A whole chicken for one?

Lately I’ve been experimenting with roast chicken. I have to admit roasting a whole chicken was a bit intimidating at first. Maybe because since I can remember mama K never cooked a whole chicken; she preferred chicken pieces. But after reading a few cooking books it seemed pretty straightforward. I roasted my first chicken inspired by Mr N’s cooking, covered with tin foil for 3 hours at 160°C – it was extremely moist and tasty. Mr N uses the oven to cook almost everything, covered at a low temperature. He then he uses the grill for crunchy crusts and the results are always delicious.

After some more reading yesterday and with some very exotic (for greek standards) veggies like turnips and parsnips in my fridge from my last trip to the UK, I decided to alter Mr N’s method a bit. I’ve made some amazing discoveries dear reader! Pay attention, there are two key points when roasting a chicken: moisture and crunchy skin.

To keep the chicken moist, many books recommend inserting a whole lemon in the bird’s cavity. I found the taste of the lemon too intense when doing so. Other books recommend some pieces of onion and lemon wedges. That seemed to work better. I didn’t use fresh lemon but a small lemon ice cube instead. Lemon ice cubes are an amazing inspiration my parents had years ago: When lemons are in season, they buy in bulk, squeeze out all the lovely juice and freeze in ice cube trays to store for future use. Back to our chicken, don’t forget to insert a bunch of fresh herbs in the cavity (such as thyme and bay leaves) or dried herbs if you wish and season with salt and pepper.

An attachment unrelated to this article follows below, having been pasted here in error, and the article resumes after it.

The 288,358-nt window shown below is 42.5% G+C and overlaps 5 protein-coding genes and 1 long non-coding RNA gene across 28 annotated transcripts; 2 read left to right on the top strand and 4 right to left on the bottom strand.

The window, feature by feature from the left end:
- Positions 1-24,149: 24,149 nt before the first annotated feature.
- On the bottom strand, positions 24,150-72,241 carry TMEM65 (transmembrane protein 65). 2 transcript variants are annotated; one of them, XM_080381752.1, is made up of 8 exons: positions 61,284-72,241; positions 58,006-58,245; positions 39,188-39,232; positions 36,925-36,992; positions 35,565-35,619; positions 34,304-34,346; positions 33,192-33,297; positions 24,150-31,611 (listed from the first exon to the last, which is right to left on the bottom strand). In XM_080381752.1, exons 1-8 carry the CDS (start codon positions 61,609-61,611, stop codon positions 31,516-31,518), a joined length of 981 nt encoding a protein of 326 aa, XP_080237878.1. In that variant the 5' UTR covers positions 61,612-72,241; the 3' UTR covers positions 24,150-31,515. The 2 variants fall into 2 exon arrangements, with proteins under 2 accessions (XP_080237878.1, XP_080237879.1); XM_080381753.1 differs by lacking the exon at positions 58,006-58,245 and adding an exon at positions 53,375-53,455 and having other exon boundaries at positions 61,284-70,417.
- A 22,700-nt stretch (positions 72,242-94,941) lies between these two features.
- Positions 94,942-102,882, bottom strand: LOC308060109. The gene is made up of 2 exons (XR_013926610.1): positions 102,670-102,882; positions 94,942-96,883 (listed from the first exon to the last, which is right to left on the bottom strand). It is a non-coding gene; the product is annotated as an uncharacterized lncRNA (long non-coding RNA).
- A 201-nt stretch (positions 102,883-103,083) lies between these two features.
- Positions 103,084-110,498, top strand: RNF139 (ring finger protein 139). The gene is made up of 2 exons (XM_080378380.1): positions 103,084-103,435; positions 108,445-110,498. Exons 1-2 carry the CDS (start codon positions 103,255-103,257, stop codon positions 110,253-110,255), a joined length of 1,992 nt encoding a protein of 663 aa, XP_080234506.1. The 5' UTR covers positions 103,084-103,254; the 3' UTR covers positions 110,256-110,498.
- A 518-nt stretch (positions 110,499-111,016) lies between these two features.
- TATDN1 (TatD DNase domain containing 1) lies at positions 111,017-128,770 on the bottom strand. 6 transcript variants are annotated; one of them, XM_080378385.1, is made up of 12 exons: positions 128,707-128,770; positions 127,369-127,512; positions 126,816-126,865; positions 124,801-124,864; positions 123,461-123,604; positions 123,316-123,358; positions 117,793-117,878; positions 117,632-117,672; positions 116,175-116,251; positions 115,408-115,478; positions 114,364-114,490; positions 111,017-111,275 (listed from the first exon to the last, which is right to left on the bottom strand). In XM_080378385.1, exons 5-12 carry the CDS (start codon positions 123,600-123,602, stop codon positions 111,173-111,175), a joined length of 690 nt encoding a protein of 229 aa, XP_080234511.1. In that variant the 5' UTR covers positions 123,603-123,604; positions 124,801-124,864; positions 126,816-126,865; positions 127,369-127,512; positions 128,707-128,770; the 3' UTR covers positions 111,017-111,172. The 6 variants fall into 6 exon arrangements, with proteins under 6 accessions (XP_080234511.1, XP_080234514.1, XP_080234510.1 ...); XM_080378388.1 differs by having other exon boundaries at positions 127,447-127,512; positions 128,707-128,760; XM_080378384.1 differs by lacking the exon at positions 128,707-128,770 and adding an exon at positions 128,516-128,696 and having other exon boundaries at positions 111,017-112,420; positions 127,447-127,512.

Now we come to the skin. An amazing piece of advice from a French cooking book: Pat dry the chicken with some paper towels before seasoning. By removing all moisture the skin roasts better, creating a crunchy skin like you’ve never tasted before! Season the chicken with herbs, salt and pepper. I’ve created my own rubbing mix using dried thyme, oregano, mint, sea salt (1 tablespoon of each), black, green, pink and white peppercorns (1 small teaspoon of each). Using a pestle and mortar grind everything together for a perfect texture. Mix with some olive oil or butter and rub the chicken thoroughly. Another alternative that also gives excellent results is to loosen the skin (you need to be careful though not to break it) and place fat and seasonings under the skin.

Place the beautifully prepared bird above a bed of roughly chopped vegetables (carrots, celery, onions, garlic) so that it doesn’t burn underneath and roast at 200°C, covered for 20 minutes per 450 grams, plus another 20 “for the pot” as they say when it comes to tea. If you want to parboil some veggies and potatoes now is the time. 5-7 minutes will do. Let them steam in a colander and roughly “throw around” the potatoes-this helps them become nice and crispy. Season and mix with some olive oil and place them neatly around the chicken (preferably in one layer) an hour before finishing up the cooking. During the last 20 minutes you can remove the tin foil but be careful not to burn the bird, the temperature is quite high!

Now that you’ve mastered the art of cooking a whole chicken make sure to invite some guests to enjoy it with you, for I am left with so much chicken I need to spend the week eating nothing but that!